High number of retries


#1

Hello Everyone!

I just started logging all haproxy web requests to elasticsearch and have been running some analysis on the long running requests. I came across a high number of requests that are being retried - meaning they hit the “timeout connect 10s” limit and were retrieved successfully.

Our HAProxy box runs on a 1gb/s nic and has at most 30mb/s coming out of it. We have about 400 r/s coming into haproxy and split pretty evenly to our 4 webservers. Looking at the stats we have .8/s retry rate. That seems awfully high to me… I understand that number will never be zero but almost 1 request a second is having to retry.

I’ve been monitoring/logging tons of networking metrics on our webserver side and they seems fine. No queueing on their side, normal cpu (<30%), and around 30mb/s also on a 1gb/s nic.

I’ve set the timeout lower to “3100” and the rate stayed the same.

My main question is what are the normal causes of the high retry rate? Nic being saturated? Our servers sit right next to each other so latency shouldn’t be an issue.

The only other thing I have thought of is we use websockets with haproxy and have a high number of connections (about 6000) at this writing.

Any help or direction in digging into this would be appreciated!
Paul


#2

Retries really only happen because the TCP connection can’t be established.

I would take a look at the following things:

  • packet loss between haproxy and the backend server
  • stateful firewall (iptables/conntrack) on the haproxy box (check rules and dmesg)
  • stateful firewall (iptables/conntrack) on the backend servers (check rules and dmesg)
  • stateful firewalls between haproxy and the backend servers
  • any TCP backlog overflows in your backend (are syn cookies enabled? check all netstat counters like TcpExtTCPBacklogDrop)

Depending on your haproxy configuration, release and backend capability you may be using http-keep-alive or not; this will have a big impact and it (keep-alive) may be able to hide the underlying problem if used.


#3

Thanks @lukastribus for replying.

  • Packet loss is really low but we do have tcp retransmissions that seem to coincide with the request that are not connecting quickly in haproxy.
  • Firewalls are all are fine, and dmesg’s are clean.
  • tcp_syncookies is enabled.
  • TcpExtTCPBacklogDrop - That doesn’t exist on our netstat -s output. We are running Ubuntu 16.04 here. Is there something similar to be looking there?
  • We are running default http-keep-alive, and setting the timeout to: timeout http-keep-alive 1s. What do you mean hiding the underlying problem?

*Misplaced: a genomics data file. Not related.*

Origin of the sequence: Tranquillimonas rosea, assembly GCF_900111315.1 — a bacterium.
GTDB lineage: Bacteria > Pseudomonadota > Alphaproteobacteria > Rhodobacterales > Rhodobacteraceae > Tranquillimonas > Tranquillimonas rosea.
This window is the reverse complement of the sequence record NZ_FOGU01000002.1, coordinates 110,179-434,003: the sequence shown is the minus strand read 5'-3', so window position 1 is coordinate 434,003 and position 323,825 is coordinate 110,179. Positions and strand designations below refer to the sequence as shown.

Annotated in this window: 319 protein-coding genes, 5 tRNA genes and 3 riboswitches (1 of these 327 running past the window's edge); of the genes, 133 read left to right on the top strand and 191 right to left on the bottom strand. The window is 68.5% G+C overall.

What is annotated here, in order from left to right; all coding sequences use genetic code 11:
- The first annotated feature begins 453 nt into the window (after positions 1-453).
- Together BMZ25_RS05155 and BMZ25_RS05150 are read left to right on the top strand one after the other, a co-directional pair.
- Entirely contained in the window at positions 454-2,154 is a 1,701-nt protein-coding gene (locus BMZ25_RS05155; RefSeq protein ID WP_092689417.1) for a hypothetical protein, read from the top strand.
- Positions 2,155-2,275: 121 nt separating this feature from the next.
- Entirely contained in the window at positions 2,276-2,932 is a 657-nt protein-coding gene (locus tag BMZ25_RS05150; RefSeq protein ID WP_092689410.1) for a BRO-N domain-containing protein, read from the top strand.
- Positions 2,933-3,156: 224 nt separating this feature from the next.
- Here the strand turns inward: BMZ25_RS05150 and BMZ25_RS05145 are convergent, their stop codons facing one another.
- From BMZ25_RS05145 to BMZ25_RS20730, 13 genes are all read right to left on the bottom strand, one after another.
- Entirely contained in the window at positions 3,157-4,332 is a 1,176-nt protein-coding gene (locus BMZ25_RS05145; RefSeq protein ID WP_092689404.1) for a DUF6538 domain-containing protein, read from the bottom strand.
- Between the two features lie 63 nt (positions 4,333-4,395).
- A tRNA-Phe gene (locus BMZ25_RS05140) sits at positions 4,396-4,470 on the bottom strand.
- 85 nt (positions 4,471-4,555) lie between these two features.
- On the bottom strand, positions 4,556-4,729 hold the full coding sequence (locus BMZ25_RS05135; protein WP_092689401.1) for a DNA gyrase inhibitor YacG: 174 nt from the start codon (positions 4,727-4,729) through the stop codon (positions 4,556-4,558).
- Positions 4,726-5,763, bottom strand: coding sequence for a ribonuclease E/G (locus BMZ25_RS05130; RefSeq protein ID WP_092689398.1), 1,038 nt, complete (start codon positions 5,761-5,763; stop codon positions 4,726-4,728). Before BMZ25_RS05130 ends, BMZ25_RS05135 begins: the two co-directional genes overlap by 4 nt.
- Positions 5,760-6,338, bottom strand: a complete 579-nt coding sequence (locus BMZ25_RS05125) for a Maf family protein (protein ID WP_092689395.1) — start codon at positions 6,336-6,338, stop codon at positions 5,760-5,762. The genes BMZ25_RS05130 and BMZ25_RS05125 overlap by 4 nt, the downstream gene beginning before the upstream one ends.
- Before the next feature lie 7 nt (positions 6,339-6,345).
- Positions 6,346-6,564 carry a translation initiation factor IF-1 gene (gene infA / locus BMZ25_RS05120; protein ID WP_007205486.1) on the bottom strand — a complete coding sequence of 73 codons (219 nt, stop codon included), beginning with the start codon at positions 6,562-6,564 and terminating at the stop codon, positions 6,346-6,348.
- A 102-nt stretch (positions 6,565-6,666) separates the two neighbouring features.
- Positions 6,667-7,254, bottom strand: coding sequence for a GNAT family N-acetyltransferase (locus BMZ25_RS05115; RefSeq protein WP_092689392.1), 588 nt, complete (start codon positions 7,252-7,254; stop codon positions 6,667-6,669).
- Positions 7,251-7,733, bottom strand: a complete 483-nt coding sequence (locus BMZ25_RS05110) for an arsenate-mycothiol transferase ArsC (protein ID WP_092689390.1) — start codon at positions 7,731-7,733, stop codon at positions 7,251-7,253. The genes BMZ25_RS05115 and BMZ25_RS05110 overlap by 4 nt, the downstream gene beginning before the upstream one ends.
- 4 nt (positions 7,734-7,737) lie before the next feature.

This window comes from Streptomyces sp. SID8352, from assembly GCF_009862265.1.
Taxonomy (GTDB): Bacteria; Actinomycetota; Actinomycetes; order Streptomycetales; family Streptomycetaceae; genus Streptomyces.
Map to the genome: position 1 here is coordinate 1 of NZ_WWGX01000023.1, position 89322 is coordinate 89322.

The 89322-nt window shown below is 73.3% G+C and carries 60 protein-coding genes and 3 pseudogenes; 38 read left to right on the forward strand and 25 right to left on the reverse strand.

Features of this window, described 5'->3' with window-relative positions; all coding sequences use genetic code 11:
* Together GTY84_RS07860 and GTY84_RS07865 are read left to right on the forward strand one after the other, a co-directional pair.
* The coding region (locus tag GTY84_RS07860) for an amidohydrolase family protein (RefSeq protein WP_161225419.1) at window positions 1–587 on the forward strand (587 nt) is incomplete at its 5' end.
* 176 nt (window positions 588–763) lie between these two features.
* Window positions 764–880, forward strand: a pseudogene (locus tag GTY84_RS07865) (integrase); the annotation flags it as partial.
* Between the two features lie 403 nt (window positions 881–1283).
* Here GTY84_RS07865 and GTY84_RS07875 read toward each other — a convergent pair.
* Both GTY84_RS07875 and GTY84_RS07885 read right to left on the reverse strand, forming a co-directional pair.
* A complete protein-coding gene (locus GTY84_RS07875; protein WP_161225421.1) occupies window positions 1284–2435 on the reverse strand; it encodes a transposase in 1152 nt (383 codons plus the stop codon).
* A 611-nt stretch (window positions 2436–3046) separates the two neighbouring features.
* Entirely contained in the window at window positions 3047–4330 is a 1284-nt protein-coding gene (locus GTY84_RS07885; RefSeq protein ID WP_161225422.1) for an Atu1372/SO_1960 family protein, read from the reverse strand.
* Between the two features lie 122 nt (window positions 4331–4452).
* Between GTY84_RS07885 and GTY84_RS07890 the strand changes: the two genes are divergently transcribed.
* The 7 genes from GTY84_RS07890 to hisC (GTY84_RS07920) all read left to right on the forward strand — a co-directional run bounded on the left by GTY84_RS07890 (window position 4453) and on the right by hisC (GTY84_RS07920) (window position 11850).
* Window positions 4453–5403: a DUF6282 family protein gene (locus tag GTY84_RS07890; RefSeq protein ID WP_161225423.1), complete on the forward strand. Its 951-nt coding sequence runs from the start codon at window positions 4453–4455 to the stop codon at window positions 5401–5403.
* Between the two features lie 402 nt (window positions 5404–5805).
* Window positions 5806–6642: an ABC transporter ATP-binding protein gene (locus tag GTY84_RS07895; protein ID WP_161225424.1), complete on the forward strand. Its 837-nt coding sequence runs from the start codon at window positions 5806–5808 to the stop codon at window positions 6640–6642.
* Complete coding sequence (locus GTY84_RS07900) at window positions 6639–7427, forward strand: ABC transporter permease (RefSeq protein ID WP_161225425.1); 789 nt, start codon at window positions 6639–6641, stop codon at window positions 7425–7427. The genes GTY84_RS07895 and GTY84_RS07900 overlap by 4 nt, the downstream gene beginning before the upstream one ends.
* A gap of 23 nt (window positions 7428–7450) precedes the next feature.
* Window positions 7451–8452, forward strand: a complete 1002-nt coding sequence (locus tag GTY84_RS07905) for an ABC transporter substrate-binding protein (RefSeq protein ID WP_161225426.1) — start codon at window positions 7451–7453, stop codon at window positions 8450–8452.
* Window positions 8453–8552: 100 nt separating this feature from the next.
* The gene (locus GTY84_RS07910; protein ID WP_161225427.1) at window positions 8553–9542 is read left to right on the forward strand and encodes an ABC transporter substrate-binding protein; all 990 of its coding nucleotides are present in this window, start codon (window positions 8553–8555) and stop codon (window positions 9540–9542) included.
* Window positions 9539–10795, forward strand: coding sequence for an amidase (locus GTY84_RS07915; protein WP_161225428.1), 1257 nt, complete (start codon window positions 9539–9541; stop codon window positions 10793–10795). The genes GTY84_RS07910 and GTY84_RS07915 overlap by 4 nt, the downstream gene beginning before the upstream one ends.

I have a feeling the timeouts are do to the retransmissions… is there a way to force haproxy to lower that retransmission time?

Edit: would setting the timeout connect to something like 100ms be ok for our LAN network? I understand it would just mask any issues with the network?


#4

More data:

We are seeing TCP retransmissions during the times haproxy has issues connecting. Based off a wireshark dump i see that it’s doing it’s first TCP retransmit at 1second, and then another at 3seconds. So my 3100ms connect timeout seems to be right on.

I’m checking with our datacenter to see if they have anything to say… at this point I’m not sure what I can set to fix a shitty network…


#5

Yes, you can play with timeout connection and retries.

However, depending on the type of packet loss issue, you may be making the problem worse. For example: if the network has short moments where it drops all/most the traffic (as opposed to small and constant packet loss), then you need to make sure that timeout connect * retriers is higher than the duration of the network stall. This could be the case if a network policier intervenes, for example.

Otherwise you may run out of retries and then you will actually return an error to the client.

So you probably want to reduce the “timeout client”, but I also suggest you increase retries at this point in order to not break the request.

I just mean that if you would not use http-keep-alive, the problem would be worse in that you have more TCP handshakes and teardowns, so you would also have a higher number of connection attempts and therefor, retries. The more efficient http-keep-alive is with your backend, the less this problem will affect retries.

So:

  • lower “timeout client”. On a LAN, or lets say <1 ms network, 100 ms shoud be fine.
  • increase retries to avoid side effects (otherwise the request will fail after 300 ms)
  • consider increasing timeout http-keep-alive to something like 5 - 10 seconds, so that keep-alive is used even more; also:
  • check whether any of the http-reuse options work for you to further increase keep-alive effiency

This points may reduce the impact of the issue until you can find and fix the root cause. It will definitely increase the actual retries number though, as you’d retry faster and more often.


#6

Thanks for the advice. I set the timeout client to 100ms, retries up to 5. After setting that we are still getting the same rate of retries, but obviously they fail faster and the 2nd attempt does connect. Sooooooo it’s masking the issue at this point pretty well.

I did update the timeout which didn’t reduce the retries.

I’m going to investigate the http-reuse options and validate that it will work for our setup.

Also I have our data center spinning up a new server to make sure it’s not some weird hardware issue.

Thanks, I’ll keep this post updated as I find more info.